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Oz live alliance ramps up appeal for Covid support

A nationwide insurance scheme has not been forthcoming for live music despite the government extending its fund for film and TV productions

By James Hanley on 12 Jan 2022

Sydney Opera House, Australia

Australian trade bodies are repeating calls for a government-backed insurance scheme for live music and events after an extension was announced to a fund helping the screen sector through the pandemic.

In November, the Victorian government unveiled plans for a 12-month pilot scheme to insure up to AUS$230 million (€148m) of events “against cancellation due to public health measures, or where events have reduced capacity due to restrictions”.

However, nationwide assistance has not been forthcoming despite the federal government extending its Temporary Interruption Fund (TIFF) for film and TV productions.

“The Temporary Interruption Fund for the Film industry was extended by $50m [€31.7m], yet the live music and entertainment industry’s calls over the past 18 months for a similar national scheme have fallen on deaf ears.,” says a statement by united live music and entertainment industry bodies including Live Performance Australia.

“Australia now lags behind New Zealand, the UK, Germany, Austria, Netherlands, Belgium, Norway, Denmark and Estonia in delivering a solution to this issue. Victoria has already delivered an insurance scheme that is now set to be tested by the Omicron-related disruptions, but a national approach is needed if the live music and entertainment industry is going to ‘ride this wave’, survive and play its role living with the virus.”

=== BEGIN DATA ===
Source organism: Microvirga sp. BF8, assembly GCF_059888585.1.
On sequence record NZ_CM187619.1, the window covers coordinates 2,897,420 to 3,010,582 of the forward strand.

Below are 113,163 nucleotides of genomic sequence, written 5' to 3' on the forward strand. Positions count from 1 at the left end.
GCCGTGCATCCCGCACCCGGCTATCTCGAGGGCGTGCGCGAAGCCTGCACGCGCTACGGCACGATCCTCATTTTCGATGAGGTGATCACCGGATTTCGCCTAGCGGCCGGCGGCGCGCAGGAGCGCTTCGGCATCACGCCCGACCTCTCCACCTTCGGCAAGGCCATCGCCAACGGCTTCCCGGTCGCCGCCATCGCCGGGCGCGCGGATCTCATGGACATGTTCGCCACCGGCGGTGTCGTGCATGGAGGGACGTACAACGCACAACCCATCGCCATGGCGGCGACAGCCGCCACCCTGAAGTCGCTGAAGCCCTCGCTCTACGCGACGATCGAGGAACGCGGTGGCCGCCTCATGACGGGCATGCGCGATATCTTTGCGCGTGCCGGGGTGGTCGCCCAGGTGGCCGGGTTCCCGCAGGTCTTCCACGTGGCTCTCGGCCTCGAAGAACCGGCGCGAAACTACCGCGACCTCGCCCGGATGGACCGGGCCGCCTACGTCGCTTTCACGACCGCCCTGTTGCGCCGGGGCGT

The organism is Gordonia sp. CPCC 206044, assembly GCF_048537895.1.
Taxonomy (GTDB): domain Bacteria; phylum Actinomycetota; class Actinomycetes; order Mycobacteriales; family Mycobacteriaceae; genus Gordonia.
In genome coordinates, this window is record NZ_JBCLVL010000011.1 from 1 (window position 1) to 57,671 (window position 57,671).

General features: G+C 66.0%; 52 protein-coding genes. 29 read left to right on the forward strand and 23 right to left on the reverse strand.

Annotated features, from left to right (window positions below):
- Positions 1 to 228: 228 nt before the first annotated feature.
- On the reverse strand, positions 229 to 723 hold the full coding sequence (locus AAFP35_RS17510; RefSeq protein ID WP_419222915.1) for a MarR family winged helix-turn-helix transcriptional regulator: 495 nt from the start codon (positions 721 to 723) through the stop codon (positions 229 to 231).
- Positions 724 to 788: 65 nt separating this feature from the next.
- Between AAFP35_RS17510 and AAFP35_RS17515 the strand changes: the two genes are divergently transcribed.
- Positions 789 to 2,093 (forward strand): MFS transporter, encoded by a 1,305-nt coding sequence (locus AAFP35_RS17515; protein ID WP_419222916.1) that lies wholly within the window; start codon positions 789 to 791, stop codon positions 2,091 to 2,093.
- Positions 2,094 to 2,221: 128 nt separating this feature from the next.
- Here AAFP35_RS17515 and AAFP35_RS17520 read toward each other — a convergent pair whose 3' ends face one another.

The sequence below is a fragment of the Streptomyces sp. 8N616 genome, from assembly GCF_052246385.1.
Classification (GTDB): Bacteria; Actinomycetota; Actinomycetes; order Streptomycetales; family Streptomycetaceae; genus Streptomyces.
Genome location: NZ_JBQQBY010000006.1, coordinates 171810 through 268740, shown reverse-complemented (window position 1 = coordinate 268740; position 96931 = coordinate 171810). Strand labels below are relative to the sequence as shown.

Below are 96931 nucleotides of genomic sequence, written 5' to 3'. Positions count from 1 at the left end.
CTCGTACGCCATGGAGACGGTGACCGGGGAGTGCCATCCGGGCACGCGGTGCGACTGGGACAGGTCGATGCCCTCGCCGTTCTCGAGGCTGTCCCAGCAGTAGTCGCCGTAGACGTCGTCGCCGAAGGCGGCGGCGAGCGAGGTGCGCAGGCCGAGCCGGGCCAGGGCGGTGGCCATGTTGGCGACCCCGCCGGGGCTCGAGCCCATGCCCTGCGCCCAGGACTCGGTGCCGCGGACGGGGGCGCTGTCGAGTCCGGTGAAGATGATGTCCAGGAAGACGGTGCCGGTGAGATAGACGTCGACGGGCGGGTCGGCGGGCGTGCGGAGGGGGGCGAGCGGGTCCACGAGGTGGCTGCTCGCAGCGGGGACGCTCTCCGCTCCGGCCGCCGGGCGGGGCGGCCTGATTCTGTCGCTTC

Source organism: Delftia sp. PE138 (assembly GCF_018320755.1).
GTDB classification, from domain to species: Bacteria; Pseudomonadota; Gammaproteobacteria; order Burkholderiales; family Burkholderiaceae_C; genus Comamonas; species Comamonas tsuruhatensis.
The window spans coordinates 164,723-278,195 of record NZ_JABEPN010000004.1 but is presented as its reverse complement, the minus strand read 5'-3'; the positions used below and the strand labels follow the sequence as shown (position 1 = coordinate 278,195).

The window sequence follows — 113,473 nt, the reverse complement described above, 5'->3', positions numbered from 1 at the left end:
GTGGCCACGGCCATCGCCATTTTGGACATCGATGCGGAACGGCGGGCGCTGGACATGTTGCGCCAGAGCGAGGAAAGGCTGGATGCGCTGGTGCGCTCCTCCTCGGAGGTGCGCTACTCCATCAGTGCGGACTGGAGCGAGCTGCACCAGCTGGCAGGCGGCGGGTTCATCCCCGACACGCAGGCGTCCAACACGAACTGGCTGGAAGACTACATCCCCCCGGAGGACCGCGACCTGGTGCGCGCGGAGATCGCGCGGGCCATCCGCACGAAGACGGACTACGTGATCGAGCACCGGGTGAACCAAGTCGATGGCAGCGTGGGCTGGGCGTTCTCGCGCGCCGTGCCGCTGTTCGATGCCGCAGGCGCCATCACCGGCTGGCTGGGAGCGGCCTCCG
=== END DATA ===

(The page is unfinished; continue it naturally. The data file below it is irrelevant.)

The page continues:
“Omicron has played out worse than anyone expected”

The sector’s recovery has been stopped in its tracks by the spread of the Omicron variant, which has led to mass cancellations and rescheduled events. The latest plea comes as three more Australian music festivals were cancelled or postponed in the space of 24 hours after New South Wales banned singing and dancing at unseated events.

NSW’s Grapevine Gathering fell by the wayside four days before it was due to take place, while touring metal and punk festival Full Tilt postponed its Brisbane edition until the end of April and cancelled its Adelaide concert set for 29 January.

“Omicron has played out worse than anyone expected,” Live Performance Australia CEO Evelyn Richardson tells the Guardian. “We appreciate the support we’ve had, but the government needs to step up and introduce a national scheme. Yes the states have a role, but it has been very disappointing that the federal government hasn’t led and pulled the states together and worked with them.

“We have people that haven’t been able to work for two years. Before Omicron, workers could get daily PCR tests to keep working, now they can’t even get rapid antigen tests. We’ve fallen into an abyss… the notion that it is all over and that we’ll ride through this, but that is not the reality we’re living in right now. We need support until things settle down.”


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